Of course customising technology for blind people is being made easier through applications - apps for mobile phone technology.  Mario Romero a post doctoral researcher at Georgia Institute of Technology has co-developed an app called "Braille Touch that could help blind people to send text messages and type emails on touch-screen smart phones without the need for expensive and extra equipment.  To use the app people hold their phones with the screen facing away from them and punch combinations of touch screen buttons to form characters.  The screen speaks a letter after it's been registered so that there is no need to see the screen.  The real breakthrough may be that sighted people may come to use a touch screen Braille keyboard in preference to an ordinary key board because Braille is faster.  Sighted people could be liberated to use their eyes for other things whilst blind people are liberated from paying for expensive bolt-ons. 

The increasing interface with machines to obtain services has opened up a digital divide whereby people with sight loss increasingly risk being left behind.  However smart card technology can also close the gap too.  The SNAPI - special needs application programme interface - project has been developing a smart card that can carry people's access requirements so that when the smartcard is inserted into a self service terminus the terminus changes to meet their access requirements, for example a screen changes to the person's preferred font size or colour contrast.  There are potentially vast numbers of possible uses for the smartcard from extending the time it takes to get yourself and your guide dog through a ticket barrier at a train station to obtaining the access features on a PC if your company operates a hot desking policy.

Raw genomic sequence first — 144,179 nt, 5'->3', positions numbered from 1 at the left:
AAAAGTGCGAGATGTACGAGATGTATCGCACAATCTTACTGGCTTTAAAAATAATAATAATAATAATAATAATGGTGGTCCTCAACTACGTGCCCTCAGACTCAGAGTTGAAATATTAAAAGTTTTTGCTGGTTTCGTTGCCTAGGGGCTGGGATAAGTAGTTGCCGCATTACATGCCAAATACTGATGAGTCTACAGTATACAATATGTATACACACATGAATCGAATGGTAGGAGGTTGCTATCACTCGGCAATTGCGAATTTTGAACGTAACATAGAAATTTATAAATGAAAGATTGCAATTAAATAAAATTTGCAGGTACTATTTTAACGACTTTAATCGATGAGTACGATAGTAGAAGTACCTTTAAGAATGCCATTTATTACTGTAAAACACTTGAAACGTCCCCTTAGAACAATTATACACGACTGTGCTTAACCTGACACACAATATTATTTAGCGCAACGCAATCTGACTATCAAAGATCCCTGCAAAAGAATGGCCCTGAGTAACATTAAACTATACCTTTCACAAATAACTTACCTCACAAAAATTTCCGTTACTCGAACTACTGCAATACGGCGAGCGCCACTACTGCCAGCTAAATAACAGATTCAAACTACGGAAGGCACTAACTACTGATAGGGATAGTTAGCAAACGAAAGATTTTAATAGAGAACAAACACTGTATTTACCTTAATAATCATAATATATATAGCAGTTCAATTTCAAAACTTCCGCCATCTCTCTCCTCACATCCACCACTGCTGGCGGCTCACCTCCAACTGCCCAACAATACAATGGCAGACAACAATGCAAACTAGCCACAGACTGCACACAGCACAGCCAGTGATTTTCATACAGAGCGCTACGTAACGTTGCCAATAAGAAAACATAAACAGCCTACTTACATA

SNAPI
True liberation however comes with the power to initiate.  People with sight loss are as creative as anyone else and all inventions start as ideas in the mind.  Now the web is making it easier for people with an idea to form collaborations with other people with technical skills or even the patrons to pay for it to happen.  Kickstarter is the world's largest funding platform for creative projects and has successfully hooked enough patrons to fund close to half of the 40,000 projects that people have uploaded as video clips.  Projects are submitted at no cost and Kickstart takes a 5% fee if projects successfully attain their funding target with in addition Amazon taking a 3% to 5% credit card processing fee. 

At it is possible to register yourself as a contractor and get hired, find a collaborative partner or simply search for a job.  It is also possible to post the brief for work you need doing and find people who will offer the enterprising solutions you are looking for.  You can then pay online for the solution you want. 



COMMENTS

Karen Jones
Karen Jones
Monday 24th July, 2017 @ 5:43 am

So, with blind people being able to text, and blind people being able to to drive, it raises the possibility that blind people could have the exceedingly dubious privilege of being able to text while driving : )

But in terms of blind drivers, there's work in progress on developing cars that blind people can drive themselves, rather than being "chauffeured" around.  For more information, see: